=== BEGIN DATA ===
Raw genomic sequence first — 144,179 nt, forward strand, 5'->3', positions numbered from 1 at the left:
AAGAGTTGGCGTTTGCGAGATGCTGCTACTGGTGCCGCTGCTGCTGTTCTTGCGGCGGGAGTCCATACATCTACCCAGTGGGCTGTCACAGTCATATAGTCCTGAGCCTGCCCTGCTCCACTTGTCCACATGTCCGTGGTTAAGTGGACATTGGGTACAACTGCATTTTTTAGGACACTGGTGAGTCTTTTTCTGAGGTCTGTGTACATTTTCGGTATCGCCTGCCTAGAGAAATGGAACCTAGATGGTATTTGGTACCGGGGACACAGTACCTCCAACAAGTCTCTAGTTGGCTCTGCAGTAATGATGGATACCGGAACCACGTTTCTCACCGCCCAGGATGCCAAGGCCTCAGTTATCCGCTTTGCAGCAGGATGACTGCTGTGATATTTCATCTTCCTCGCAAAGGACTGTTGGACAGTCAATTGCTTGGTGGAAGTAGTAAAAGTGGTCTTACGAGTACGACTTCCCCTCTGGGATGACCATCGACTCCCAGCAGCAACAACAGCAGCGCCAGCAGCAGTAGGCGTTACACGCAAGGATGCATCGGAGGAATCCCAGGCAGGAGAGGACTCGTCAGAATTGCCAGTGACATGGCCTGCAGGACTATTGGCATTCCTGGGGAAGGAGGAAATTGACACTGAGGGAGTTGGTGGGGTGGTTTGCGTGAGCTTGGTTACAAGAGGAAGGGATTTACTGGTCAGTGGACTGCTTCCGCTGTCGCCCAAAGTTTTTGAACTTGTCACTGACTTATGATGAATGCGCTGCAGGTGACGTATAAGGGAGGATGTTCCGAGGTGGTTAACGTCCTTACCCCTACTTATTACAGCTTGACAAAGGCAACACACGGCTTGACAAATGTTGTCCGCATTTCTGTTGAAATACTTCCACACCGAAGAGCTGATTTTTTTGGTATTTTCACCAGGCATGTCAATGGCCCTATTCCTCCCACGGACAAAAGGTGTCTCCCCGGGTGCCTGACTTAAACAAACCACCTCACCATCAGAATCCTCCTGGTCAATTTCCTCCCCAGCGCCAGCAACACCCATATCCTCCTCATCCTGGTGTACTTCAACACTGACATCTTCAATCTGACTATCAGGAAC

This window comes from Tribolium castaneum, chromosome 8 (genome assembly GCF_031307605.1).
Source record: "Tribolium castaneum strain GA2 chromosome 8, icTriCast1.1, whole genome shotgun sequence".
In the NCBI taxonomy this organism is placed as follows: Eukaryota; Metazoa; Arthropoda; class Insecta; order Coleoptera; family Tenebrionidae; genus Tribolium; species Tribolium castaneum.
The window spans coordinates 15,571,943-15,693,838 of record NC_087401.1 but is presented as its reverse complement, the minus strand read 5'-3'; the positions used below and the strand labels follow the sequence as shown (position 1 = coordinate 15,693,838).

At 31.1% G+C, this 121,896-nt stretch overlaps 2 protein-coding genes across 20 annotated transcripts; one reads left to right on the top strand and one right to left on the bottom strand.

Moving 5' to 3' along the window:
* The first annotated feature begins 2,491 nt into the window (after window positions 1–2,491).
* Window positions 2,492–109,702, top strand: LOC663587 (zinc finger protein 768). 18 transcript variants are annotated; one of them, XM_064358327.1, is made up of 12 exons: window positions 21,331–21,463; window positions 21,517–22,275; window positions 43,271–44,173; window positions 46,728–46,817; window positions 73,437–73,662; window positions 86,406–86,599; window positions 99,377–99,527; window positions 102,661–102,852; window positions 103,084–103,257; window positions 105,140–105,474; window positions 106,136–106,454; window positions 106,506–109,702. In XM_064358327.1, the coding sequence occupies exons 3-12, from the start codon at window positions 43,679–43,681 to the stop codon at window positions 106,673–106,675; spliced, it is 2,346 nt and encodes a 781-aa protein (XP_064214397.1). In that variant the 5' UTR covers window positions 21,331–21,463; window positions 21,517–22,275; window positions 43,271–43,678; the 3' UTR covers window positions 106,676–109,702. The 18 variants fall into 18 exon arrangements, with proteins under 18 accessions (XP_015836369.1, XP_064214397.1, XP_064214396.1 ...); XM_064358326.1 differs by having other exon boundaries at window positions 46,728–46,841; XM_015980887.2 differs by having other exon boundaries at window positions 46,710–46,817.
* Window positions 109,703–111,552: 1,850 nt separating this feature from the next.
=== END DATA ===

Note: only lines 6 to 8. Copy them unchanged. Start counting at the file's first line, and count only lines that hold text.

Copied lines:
The window spans coordinates 15,571,943-15,693,838 of record NC_087401.1 but is presented as its reverse complement, the minus strand read 5'-3'; the positions used below and the strand labels follow the sequence as shown (position 1 = coordinate 15,693,838).

At 31.1% G+C, this 121,896-nt stretch overlaps 2 protein-coding genes across 20 annotated transcripts; one reads left to right on the top strand and one right to left on the bottom strand.

Moving 5' to 3' along the window: